Amongst the reflexes unique to newborns, four stand out as important to the newborn photographer:

  1. The Rooting Reflex
  2. The Palmar Grasp
  3. The Moro Reflex
  4. The Gallant Reflex

The rooting reflex is present at birth and is meant to help the newborn to find their way towards the nipple for feeding time. The metabolic needs of a newborn are heightened as they are growing at an astonishingly rapid rate during this part of the life cycle, requiring them to feed, on average, at least once every 3 hours, if not sooner. Newborns should be considered to be “on demand” with their feeding needs and, whenever possible, should always be sent back to the mother or parent for a feed the first time this reflex is witnessed in session. It can be difficult to measure how much a newborn has fed when breastfeeding, and lazy feeding or lack of supply can contribute to the need to feed more frequently than normal for the newborn. Additionally, most newborn studios run with a heated environment which can lead to dehydration. Just like you or I, the newborn will want to drink more frequently in warm environments and should be encouraged to do so to avoid any risk of dehydration. Occasionally, you will come upon a newborn who is happy to sleep through beyond the recommended 3 hour mark. It is important that babies feed at least once every 3 hours as lack of desire to eat, laziness and lack of consumption can all be indications of jaundice, a condition that, when left untreated, can lead to brain injury or worse. Babies who appear with a yellow tinge in their skin, yellow in the whites of the eyes and a general dozy appearance with lazy breastfeeding behaviours, may be experiencing various levels of jaundice and should be encouraged to feed as per doctor’s recommendations. Jaundiced babies will often also have numbed down reflexes. Jaundice is common and can even be normal in the very early stages after birth.  However, left to progress, it can become dangerous for the baby and lead to lack of supply and breastfeeding issues for the mother.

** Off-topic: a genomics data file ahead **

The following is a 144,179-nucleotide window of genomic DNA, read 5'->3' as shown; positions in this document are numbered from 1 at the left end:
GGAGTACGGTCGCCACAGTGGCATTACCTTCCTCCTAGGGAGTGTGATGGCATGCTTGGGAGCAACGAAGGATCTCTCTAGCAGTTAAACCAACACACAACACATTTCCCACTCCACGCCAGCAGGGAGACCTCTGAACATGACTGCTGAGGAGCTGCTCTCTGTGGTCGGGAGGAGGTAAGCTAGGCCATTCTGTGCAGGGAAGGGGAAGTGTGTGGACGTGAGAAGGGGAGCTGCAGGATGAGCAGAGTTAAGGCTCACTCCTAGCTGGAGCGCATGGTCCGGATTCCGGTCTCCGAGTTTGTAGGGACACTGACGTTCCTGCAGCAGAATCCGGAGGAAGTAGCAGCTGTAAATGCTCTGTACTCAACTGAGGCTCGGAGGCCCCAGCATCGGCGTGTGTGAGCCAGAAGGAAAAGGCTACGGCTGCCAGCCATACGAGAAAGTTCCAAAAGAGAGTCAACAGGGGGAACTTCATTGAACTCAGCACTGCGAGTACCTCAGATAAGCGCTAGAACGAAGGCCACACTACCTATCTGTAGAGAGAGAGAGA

The palmar grasp reflex occurs when stimulus is applied to the baby’s palm, causing them to ball the hand into a fist with thumb tucked in centrally. This reflex can result in difficult to manage hands and potentially pinched or scratched cheeks should the newborn get hold of their face. Try to avoid allowing their hands to grasp their face when awake by using a gentle swaddle to keep arms in place. Parents often employ the use of newborn mitts or socks to cover their hands and sharp nails to avoid such injuries.

The moro reflex is also commonly known as the startle reflex and is often the reflex of which most photographers are aware. This reflex results in rapid “throwing out” of the arms and legs with a slight jerking back of the head into an extended position followed by the retrieval of the limbs back into a flexed or fetal position. The reflex can be dangerous when newborns are posed unswaddled within props with hard edges. The limbs can hit the edges of these props as baby elicits the startle reflex causing bruising, scratching or injury. Avoid common stimuli such as sudden changes in temperature, loud noises, gusts of air or other sudden stimuli.

The fourth reflex that is of importance to photographers is the gallant reflex. This reflex occurs when the newborn is face down, held midair and is stroked along one or the other side of their spine. The newborn will automatically curve towards the stimulus in this case. This reflex is important as photographers often pose babies along the arm of a parent, face down, held mid air. Should a piece of hair, the collar of a shirt or some other stimulus brush along the side of the newborn’s spine, they will sway towards the stimulus leaving the chance that they may fall off the balancing arm.

You have now completed this unit.